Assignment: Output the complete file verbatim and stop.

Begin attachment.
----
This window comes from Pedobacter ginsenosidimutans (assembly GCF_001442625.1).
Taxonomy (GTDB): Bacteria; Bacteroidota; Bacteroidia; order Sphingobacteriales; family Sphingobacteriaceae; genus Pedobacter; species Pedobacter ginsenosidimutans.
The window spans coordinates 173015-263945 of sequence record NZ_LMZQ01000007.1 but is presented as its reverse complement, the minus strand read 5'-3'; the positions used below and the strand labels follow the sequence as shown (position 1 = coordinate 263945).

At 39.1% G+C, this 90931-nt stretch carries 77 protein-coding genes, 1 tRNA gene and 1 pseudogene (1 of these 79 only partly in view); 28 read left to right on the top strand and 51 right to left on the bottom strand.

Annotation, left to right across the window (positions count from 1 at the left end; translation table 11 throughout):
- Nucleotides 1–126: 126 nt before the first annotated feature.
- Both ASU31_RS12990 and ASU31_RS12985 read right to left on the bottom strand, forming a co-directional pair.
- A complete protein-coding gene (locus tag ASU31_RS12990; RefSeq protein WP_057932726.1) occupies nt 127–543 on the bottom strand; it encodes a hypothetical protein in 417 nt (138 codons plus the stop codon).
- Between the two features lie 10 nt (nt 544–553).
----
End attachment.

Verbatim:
This window comes from Pedobacter ginsenosidimutans (assembly GCF_001442625.1).
Taxonomy (GTDB): Bacteria; Bacteroidota; Bacteroidia; order Sphingobacteriales; family Sphingobacteriaceae; genus Pedobacter; species Pedobacter ginsenosidimutans.
The window spans coordinates 173015-263945 of sequence record NZ_LMZQ01000007.1 but is presented as its reverse complement, the minus strand read 5'-3'; the positions used below and the strand labels follow the sequence as shown (position 1 = coordinate 263945).

At 39.1% G+C, this 90931-nt stretch carries 77 protein-coding genes, 1 tRNA gene and 1 pseudogene (1 of these 79 only partly in view); 28 read left to right on the top strand and 51 right to left on the bottom strand.

Annotation, left to right across the window (positions count from 1 at the left end; translation table 11 throughout):
- Nucleotides 1–126: 126 nt before the first annotated feature.
- Both ASU31_RS12990 and ASU31_RS12985 read right to left on the bottom strand, forming a co-directional pair.
- A complete protein-coding gene (locus tag ASU31_RS12990; RefSeq protein WP_057932726.1) occupies nt 127–543 on the bottom strand; it encodes a hypothetical protein in 417 nt (138 codons plus the stop codon).
- Between the two features lie 10 nt (nt 544–553).